Surprising 20km Medicare rule you need to know

 

MEDICARE is the great safety net of the Australian people, but there's a big misconception about how far that net stretches - and it's costing holiday-makers thousands in unexpected costs.

According to a recent poll by Compare Travel Insurance, 82 per cent of Australians are unsure about whether Medicare covers them on a domestic cruise.

The bad news is, it won't - Medicare stops as soon as the ship sets sail, even if it's heading for another Australian port.

And with nearly half of us going on cruise holidays without travel insurance, according to Smartraveller research, this is leaving thousands of Australian holiday-makers without any coverage for sickness or injury.

Many Australians don’t realise Medicare stops 20km from Australian ports, even if you’re not going to another country.
Many Australians don’t realise Medicare stops 20km from Australian ports, even if you’re not going to another country.

"It's astounding to see how many Aussies are under the misconception that Medicare covers you while cruising domestically," Compare Travel Insurance director Natalie Ball said.

"In fact, Medicare coverage is restricted to around 20km from Australian ports, which means that once you're out on the water; you're on your own in terms of healthcare.

"Travel insurance is essential for a cruise holiday whether you are overseas or in Australian waters."

Smartraveller's research also found more than a third of cruise travellers thought travel insurance was less important on cruises, even overseas journeys, because there was a doctor on-board the ship.

"While cruise ships do have doctors on call, this doesn't undermine the need for travel insurance," Ms Ball said.

 

Australians wrongly think Medicare covers them for domestic cruise holidays. Picture: iStock
Australians wrongly think Medicare covers them for domestic cruise holidays. Picture: iStock

"In an emergency, the facilities on-board may not cut it, forcing you to evacuate to the nearest hospital. Without travel insurance, any medical fees and emergency transport expenses would be at your own cost."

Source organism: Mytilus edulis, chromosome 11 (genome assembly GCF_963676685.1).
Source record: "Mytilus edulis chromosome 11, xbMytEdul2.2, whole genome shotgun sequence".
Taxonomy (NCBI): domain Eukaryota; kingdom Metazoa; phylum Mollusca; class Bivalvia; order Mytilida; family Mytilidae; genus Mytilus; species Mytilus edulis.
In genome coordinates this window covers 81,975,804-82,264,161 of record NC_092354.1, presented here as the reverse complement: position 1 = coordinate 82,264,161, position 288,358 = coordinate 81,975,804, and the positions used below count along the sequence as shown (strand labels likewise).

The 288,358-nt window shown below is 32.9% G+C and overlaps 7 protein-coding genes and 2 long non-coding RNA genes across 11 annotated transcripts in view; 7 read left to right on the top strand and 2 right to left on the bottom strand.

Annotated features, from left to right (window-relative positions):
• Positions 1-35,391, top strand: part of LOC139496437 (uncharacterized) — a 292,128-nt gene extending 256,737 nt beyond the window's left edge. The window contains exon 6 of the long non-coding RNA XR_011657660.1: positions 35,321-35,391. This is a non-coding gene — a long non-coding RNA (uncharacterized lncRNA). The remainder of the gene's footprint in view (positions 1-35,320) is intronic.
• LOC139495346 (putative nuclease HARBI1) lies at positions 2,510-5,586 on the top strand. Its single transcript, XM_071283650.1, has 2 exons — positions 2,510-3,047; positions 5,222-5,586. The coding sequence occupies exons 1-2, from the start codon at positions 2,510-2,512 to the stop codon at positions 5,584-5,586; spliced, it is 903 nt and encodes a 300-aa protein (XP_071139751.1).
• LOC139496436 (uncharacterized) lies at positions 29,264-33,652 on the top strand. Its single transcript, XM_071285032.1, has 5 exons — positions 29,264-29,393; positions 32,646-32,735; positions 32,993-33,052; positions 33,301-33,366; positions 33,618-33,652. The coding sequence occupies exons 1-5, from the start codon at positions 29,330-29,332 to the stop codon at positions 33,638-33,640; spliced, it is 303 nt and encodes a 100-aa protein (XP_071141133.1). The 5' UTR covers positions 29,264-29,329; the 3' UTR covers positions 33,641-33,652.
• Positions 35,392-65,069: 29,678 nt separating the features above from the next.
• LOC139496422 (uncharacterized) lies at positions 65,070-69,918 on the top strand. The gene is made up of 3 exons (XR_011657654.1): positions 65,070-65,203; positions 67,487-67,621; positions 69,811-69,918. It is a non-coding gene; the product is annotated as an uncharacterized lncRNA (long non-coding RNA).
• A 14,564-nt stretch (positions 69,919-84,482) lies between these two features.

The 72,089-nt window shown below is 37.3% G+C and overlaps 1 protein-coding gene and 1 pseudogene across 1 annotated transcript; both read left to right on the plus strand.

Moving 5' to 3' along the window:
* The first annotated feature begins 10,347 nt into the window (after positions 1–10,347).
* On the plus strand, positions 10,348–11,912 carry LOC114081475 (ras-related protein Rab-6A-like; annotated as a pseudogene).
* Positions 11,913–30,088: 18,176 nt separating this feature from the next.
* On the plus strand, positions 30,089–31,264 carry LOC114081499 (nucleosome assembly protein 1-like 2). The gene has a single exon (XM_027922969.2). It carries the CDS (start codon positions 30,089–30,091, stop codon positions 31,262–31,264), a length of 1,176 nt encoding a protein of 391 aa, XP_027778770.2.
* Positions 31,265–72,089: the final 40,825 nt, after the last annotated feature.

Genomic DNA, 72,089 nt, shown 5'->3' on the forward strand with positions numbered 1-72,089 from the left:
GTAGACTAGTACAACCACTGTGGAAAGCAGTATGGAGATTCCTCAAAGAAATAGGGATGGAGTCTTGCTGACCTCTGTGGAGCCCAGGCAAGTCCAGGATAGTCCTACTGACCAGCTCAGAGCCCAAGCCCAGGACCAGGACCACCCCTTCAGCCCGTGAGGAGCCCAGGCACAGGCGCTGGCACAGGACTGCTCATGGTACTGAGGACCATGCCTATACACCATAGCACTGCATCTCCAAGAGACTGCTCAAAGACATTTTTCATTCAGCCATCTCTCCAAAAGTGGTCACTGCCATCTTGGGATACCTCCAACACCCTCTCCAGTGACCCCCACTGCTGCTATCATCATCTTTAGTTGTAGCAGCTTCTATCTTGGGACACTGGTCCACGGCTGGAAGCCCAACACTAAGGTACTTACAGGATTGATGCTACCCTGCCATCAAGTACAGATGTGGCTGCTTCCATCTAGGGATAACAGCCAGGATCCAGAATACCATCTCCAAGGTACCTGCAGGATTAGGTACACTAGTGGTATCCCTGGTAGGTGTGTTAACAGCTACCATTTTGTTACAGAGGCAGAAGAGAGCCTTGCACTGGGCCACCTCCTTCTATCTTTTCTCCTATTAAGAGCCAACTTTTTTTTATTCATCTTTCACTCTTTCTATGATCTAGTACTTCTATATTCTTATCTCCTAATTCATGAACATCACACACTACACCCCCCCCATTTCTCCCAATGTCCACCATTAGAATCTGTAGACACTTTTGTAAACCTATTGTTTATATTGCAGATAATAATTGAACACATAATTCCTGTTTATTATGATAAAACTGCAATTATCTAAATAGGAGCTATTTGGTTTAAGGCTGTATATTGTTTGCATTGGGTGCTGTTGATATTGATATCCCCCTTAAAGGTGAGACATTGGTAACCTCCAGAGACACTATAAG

Infirmary bills could cost as much as $5000 per day and consultations and medications were usually charged at expensive private rates, Ms Ball said.

And if the patient had to be evacuated at sea, they'd be facing extra costs of $10,000 to $20,000 in Australian waters and up to $50,000 in international waters.

"The data points to a common thread: Aussies are gravely misinformed when it comes to cruise cover," Ms Ball said.

"There is a widespread belief that cruise holidays are safer and less exposed to risk - this couldn't be further from the truth. You are just as likely to fall ill, get injured or run into delays while cruising as you are when travelling overseas."

Doctors’ fees and costs for medicine can be exorbitant on cruise ships, and medical evacuations can cost tens of thousands extra.
Doctors’ fees and costs for medicine can be exorbitant on cruise ships, and medical evacuations can cost tens of thousands extra.

 

That's something retired NSW couple Frank and Leah Armstrong discovered on their dream cruise holiday from Australia to the United States when Mr Armstrong, 81, suffered a heart attack five days away from the next port.

Mr Armstrong, who was insured, spent five nights in the medical centre on the Ovation of the Seas, unsure whether he'd survive.

"I spent five days in the medical centre on the ship. Then, as soon as we reached land in Tahiti, an ambulance rushed me to the main hospital which had been informed of my situation," Mr Armstrong said.

"There was a cardiologist already waiting as I went straight into surgery where they operated on me for over two hours putting two stents into my arteries."

 

Frank and Leah Armstrong, from NSW, were grateful to have health insurance when Frank suffered a heart attack on an international cruise holiday.
Frank and Leah Armstrong, from NSW, were grateful to have health insurance when Frank suffered a heart attack on an international cruise holiday.

 

Mr Armstrong, who said he was "fairly fit" before the heart attack, said he was grateful he was covered by his insurer, Zoom Travel Insurance.

"After the surgery I spent five days in hospital and five days recuperating," he said.

"When I was fit to fly I was flown back home to Australia, which was all paid for by my travel insurer."

Ms Ball said the total of Mr Armstrong's ordeal would have been about $59,000, including medical expenses, cruise cancellation and flight rescheduling.

"Frank and Leah paid around $1100 for travel insurance so this was money very well spent considering," she said.

"It's hard to imagine how they would have covered these expenses had they not had insurance."

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